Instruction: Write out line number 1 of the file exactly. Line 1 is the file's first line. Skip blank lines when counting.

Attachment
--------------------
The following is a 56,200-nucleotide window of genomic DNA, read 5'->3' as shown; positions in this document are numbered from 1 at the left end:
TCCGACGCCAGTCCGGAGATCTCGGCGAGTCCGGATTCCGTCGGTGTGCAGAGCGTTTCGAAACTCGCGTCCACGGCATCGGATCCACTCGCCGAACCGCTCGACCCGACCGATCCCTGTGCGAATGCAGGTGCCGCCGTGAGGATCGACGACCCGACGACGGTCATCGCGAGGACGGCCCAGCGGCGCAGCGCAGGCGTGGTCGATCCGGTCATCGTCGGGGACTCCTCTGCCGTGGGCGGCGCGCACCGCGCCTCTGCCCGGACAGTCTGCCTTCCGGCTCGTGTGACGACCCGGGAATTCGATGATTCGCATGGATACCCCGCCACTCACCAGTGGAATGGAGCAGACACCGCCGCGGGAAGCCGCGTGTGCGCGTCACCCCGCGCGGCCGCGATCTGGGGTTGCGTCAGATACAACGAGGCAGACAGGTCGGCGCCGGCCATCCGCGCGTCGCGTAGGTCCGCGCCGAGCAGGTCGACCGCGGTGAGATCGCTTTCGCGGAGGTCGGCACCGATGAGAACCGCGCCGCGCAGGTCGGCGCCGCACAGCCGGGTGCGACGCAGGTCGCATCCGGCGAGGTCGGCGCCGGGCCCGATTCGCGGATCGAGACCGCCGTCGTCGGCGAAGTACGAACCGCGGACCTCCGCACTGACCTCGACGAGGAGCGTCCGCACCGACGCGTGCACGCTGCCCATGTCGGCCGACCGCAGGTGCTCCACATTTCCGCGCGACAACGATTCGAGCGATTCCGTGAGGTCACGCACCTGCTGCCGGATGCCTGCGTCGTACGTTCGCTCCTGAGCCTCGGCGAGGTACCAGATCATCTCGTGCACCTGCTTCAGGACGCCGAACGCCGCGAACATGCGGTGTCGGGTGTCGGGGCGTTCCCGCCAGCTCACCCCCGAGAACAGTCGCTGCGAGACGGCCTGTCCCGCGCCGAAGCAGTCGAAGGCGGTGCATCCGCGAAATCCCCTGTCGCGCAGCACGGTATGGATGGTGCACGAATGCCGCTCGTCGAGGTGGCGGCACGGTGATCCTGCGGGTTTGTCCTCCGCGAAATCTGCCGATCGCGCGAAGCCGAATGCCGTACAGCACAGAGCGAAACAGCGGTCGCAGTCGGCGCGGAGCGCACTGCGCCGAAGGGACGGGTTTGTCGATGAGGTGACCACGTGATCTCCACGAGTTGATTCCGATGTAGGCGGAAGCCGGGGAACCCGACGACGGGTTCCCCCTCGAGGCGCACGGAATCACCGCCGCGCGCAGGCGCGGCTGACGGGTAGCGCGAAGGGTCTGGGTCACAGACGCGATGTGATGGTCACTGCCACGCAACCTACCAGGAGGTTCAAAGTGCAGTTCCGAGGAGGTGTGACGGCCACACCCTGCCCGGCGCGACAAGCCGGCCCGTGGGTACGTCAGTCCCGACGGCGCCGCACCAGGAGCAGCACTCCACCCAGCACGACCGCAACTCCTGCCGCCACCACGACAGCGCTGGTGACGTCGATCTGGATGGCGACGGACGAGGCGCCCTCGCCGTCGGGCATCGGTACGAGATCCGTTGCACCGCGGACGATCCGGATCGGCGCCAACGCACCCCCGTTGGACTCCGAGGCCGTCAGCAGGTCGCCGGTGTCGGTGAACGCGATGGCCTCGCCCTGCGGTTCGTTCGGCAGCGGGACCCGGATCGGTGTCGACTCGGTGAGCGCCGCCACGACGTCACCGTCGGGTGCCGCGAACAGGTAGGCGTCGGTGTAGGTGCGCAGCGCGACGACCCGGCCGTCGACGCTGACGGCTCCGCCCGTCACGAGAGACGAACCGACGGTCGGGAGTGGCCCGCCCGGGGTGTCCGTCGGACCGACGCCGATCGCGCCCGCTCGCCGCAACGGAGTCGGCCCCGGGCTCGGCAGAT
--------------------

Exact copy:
The following is a 56,200-nucleotide window of genomic DNA, read 5'->3' as shown; positions in this document are numbered from 1 at the left end: